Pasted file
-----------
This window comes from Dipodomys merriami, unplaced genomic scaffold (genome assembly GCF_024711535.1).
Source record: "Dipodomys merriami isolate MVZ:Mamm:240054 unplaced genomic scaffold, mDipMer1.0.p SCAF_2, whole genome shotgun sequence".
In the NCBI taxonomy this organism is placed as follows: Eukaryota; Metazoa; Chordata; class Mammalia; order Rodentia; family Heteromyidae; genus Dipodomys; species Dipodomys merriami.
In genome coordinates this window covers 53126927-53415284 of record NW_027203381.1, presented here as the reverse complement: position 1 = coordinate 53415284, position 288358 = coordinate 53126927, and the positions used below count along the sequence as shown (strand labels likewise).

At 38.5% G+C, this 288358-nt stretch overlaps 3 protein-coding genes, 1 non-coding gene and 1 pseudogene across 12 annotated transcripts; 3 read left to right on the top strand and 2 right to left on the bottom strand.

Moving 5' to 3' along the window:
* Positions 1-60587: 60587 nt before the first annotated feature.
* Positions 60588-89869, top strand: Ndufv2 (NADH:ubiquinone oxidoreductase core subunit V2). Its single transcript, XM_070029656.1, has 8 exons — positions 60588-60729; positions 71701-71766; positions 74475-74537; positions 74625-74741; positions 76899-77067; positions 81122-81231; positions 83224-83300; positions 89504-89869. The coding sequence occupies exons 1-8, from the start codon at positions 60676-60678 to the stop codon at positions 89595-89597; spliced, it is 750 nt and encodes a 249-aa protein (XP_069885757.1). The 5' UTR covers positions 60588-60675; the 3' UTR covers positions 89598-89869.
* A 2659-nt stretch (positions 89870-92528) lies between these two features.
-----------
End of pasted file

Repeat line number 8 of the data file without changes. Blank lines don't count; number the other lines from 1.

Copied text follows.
* Positions 60588-89869, top strand: Ndufv2 (NADH:ubiquinone oxidoreductase core subunit V2). Its single transcript, XM_070029656.1, has 8 exons — positions 60588-60729; positions 71701-71766; positions 74475-74537; positions 74625-74741; positions 76899-77067; positions 81122-81231; positions 83224-83300; positions 89504-89869. The coding sequence occupies exons 1-8, from the start codon at positions 60676-60678 to the stop codon at positions 89595-89597; spliced, it is 750 nt and encodes a 249-aa protein (XP_069885757.1). The 5' UTR covers positions 60588-60675; the 3' UTR covers positions 89598-89869.